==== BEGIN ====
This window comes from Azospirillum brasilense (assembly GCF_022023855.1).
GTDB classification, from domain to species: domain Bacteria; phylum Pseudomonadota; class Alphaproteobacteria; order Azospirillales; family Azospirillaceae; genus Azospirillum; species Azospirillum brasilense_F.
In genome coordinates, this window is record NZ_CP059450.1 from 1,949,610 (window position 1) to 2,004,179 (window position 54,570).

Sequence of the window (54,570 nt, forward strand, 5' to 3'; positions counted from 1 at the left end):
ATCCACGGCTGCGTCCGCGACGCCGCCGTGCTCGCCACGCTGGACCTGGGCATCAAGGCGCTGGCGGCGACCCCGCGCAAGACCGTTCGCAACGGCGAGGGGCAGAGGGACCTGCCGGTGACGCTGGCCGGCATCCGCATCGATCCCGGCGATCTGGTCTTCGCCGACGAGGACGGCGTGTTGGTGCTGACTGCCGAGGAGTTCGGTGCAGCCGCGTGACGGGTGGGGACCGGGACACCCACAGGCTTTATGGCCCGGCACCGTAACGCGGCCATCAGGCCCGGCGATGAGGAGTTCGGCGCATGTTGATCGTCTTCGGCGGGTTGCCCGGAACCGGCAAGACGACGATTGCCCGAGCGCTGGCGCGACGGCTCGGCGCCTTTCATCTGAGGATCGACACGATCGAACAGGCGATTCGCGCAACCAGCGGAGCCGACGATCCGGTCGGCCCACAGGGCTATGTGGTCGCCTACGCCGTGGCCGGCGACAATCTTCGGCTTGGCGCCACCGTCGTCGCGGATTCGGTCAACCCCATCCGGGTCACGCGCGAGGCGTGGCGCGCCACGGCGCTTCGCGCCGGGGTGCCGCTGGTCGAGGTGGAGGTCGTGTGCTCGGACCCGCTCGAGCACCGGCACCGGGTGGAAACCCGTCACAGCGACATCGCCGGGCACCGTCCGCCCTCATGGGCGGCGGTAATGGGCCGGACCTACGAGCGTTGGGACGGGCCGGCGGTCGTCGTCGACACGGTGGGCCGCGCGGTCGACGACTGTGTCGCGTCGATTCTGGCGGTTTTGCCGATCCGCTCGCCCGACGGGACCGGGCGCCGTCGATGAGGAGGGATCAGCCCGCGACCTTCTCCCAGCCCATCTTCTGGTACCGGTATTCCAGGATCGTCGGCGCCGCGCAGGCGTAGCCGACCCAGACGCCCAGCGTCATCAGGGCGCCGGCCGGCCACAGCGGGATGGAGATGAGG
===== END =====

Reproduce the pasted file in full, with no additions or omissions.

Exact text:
This window comes from Azospirillum brasilense (assembly GCF_022023855.1).
GTDB classification, from domain to species: domain Bacteria; phylum Pseudomonadota; class Alphaproteobacteria; order Azospirillales; family Azospirillaceae; genus Azospirillum; species Azospirillum brasilense_F.
In genome coordinates, this window is record NZ_CP059450.1 from 1,949,610 (window position 1) to 2,004,179 (window position 54,570).

Sequence of the window (54,570 nt, forward strand, 5' to 3'; positions counted from 1 at the left end):
ATCCACGGCTGCGTCCGCGACGCCGCCGTGCTCGCCACGCTGGACCTGGGCATCAAGGCGCTGGCGGCGACCCCGCGCAAGACCGTTCGCAACGGCGAGGGGCAGAGGGACCTGCCGGTGACGCTGGCCGGCATCCGCATCGATCCCGGCGATCTGGTCTTCGCCGACGAGGACGGCGTGTTGGTGCTGACTGCCGAGGAGTTCGGTGCAGCCGCGTGACGGGTGGGGACCGGGACACCCACAGGCTTTATGGCCCGGCACCGTAACGCGGCCATCAGGCCCGGCGATGAGGAGTTCGGCGCATGTTGATCGTCTTCGGCGGGTTGCCCGGAACCGGCAAGACGACGATTGCCCGAGCGCTGGCGCGACGGCTCGGCGCCTTTCATCTGAGGATCGACACGATCGAACAGGCGATTCGCGCAACCAGCGGAGCCGACGATCCGGTCGGCCCACAGGGCTATGTGGTCGCCTACGCCGTGGCCGGCGACAATCTTCGGCTTGGCGCCACCGTCGTCGCGGATTCGGTCAACCCCATCCGGGTCACGCGCGAGGCGTGGCGCGCCACGGCGCTTCGCGCCGGGGTGCCGCTGGTCGAGGTGGAGGTCGTGTGCTCGGACCCGCTCGAGCACCGGCACCGGGTGGAAACCCGTCACAGCGACATCGCCGGGCACCGTCCGCCCTCATGGGCGGCGGTAATGGGCCGGACCTACGAGCGTTGGGACGGGCCGGCGGTCGTCGTCGACACGGTGGGCCGCGCGGTCGACGACTGTGTCGCGTCGATTCTGGCGGTTTTGCCGATCCGCTCGCCCGACGGGACCGGGCGCCGTCGATGAGGAGGGATCAGCCCGCGACCTTCTCCCAGCCCATCTTCTGGTACCGGTATTCCAGGATCGTCGGCGCCGCGCAGGCGTAGCCGACCCAGACGCCCAGCGTCATCAGGGCGCCGGCCGGCCACAGCGGGATGGAGATGAGG